Tuesday, 29 March 2011

Aleksandr Rogozhkin: Cuckoo - Кукушка (2002)

Кукушка (The Cuckoo)
Russia 2002. 104 min. Color. In Russian, Finnish, and Sami with English subtitles.
Written and directed by Aleksandr Rogozhkin.
Director of Photography Andrei Zhegalov.
Editor Iuliia Rumiantseva.
Production Designer Vladimir Svetozarov.
Music Dmitrii Pavlov.
With Ville Haapasalo,  Anni-Kristina Juuso, Viktor Bychkov


Prizes and Festivals
* June 2002 - XXIV Moscow International Film Festival - presented as a part of the competition program.
* July 2002 - X Festival of the Festivals in Saint Petersburg - Grand Prize "Golden Griffin" - best film.
* August 2002 - X Film Festival "Window to Europe" in Vyborg - presented as a part of the competition program.
* October 2002 - International film festival "Europa Cinema" in Viarego, Italy - presented as a part of the competition program.
* December 2002 — 3 awards "Golden Aries" of the National Guild of the Movie Critics and the Movie Press.
* February 2003 - 4 awards "Golden Eagle".
* March 2003 - 4 awards "Nika".
* 2003 - International Film Festival in Troy, Portugal.
* 2003 — International File Festival in San Francisco — Viewers' Choice Prize.
* 2003 — XI Russian Film Festival in Onfler, France.
* June 2004 - Russian Federation National Award in the Art and Literature Area was awarded to the crew of the film.

© STV Film company, 2002.

A nail is hammered into stone while men in Wehrmacht uniforms are meticulously preparing the proper vantage point for a sniper's position. With this opening sequence of images, Aleksandr Rogozhkin's film The Cuckoo begins in medias res, but soon adds a profound existential dimension to the seemingly routine sequence of World War II military activity. A Finnish soldier has been condemned by his unit and is forced to don an SS uniform. Now he must assist in his own enchainment. Imprisoned on a boulder "like Prometheus," as he will later explain, his life is reduced to serve one final purpose: he is to become a "cuckoo," Soviet army slang for a condemned and thus involuntary sniper. This introduction deftly establishes an overarching theme. It hints at the larger, abstract question of how humans could possibly liberate themselves from the brutal constraints of circumstances, especially in war, while it simultaneously renders this idea in its essential concreteness—an image of one man, shackled to a rock...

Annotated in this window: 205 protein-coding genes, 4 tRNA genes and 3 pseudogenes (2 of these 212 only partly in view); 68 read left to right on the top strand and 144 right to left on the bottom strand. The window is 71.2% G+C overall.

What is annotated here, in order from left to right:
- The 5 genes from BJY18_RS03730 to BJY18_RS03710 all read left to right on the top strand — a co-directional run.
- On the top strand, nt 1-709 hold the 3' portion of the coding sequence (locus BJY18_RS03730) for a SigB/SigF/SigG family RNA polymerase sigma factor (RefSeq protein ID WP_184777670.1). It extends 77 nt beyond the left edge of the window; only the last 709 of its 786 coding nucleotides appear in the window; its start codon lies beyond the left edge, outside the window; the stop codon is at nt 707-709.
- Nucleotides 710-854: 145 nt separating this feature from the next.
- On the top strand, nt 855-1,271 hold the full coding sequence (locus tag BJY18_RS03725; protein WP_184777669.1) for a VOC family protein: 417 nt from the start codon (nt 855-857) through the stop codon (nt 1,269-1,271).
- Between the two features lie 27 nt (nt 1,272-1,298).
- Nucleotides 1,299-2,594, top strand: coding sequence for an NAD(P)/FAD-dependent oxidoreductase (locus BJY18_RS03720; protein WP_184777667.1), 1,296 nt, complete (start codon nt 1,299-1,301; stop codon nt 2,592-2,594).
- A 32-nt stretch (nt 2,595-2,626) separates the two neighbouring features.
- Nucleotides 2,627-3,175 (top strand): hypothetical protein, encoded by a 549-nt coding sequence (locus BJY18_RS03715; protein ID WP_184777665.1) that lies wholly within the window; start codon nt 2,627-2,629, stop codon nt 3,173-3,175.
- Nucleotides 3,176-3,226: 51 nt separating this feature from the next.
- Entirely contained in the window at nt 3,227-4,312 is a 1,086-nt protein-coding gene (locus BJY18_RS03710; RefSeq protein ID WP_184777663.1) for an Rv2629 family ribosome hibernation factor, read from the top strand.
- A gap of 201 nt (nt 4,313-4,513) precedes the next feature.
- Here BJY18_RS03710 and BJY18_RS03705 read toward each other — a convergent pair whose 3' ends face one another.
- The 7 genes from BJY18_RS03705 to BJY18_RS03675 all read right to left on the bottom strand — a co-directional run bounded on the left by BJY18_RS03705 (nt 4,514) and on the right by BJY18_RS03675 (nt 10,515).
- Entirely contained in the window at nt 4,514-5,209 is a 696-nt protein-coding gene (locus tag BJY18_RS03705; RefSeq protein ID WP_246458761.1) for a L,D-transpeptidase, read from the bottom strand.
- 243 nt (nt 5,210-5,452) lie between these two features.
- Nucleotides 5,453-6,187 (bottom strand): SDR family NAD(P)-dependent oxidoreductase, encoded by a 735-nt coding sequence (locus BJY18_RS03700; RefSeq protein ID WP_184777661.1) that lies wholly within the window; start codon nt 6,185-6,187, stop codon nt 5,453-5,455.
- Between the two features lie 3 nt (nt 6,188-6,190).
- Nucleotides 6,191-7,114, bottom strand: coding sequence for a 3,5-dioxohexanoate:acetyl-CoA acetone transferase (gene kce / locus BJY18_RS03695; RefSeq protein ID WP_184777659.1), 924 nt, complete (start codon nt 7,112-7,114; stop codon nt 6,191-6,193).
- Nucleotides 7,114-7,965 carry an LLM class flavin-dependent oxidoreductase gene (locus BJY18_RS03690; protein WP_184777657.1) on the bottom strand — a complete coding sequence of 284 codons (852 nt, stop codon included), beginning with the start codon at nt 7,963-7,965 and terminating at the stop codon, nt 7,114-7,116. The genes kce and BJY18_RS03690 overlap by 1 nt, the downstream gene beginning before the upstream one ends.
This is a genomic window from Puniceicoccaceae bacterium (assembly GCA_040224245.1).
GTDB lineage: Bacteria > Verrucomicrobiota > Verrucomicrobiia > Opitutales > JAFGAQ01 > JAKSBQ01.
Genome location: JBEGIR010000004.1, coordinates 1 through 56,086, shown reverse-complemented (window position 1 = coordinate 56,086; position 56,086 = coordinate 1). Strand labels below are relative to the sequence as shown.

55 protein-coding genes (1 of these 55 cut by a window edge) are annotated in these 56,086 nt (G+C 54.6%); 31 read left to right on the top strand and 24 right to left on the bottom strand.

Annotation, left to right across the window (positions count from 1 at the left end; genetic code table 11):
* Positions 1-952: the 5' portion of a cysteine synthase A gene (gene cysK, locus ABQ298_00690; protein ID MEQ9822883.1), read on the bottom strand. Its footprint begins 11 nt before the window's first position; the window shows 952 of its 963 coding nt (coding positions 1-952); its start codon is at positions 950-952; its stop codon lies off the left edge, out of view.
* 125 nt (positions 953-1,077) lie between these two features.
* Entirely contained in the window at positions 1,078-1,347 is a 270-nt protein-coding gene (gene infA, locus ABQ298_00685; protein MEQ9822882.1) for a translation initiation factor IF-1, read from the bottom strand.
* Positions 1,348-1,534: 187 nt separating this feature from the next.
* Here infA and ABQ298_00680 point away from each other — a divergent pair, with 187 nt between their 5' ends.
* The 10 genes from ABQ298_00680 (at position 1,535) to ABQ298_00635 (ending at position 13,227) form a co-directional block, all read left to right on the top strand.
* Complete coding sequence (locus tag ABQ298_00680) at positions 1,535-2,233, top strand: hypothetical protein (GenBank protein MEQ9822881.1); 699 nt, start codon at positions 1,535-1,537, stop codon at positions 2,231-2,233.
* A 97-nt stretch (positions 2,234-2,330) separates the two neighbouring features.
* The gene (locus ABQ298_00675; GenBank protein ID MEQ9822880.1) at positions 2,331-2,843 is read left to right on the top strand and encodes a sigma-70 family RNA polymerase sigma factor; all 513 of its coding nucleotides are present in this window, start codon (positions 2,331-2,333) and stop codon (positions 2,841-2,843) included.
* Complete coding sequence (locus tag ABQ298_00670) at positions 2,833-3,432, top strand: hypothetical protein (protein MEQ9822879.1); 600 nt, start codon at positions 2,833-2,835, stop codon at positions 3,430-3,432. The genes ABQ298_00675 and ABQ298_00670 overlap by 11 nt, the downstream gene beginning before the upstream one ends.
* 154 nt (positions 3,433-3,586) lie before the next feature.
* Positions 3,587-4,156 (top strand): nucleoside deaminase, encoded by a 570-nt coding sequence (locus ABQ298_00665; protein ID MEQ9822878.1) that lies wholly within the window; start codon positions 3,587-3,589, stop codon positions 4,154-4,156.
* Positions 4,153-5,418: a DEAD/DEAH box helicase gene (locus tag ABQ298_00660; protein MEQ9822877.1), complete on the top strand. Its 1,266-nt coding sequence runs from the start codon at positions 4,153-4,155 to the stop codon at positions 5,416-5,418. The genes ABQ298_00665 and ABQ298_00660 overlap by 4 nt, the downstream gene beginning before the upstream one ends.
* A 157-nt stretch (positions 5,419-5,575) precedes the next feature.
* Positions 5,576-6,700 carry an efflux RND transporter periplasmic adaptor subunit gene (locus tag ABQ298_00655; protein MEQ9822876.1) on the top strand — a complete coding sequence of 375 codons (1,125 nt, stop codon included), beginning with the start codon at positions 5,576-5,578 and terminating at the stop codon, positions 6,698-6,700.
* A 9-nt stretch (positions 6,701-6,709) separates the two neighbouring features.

Writes Daniel H. Wild©2004 in KinoKultura

1 comment:

Anonymous said...

This is a fine film. True as it can get.It's always how fantastic the Russians make film,not sensationalist like the yanks, but down to earth.One of the best films made of this era.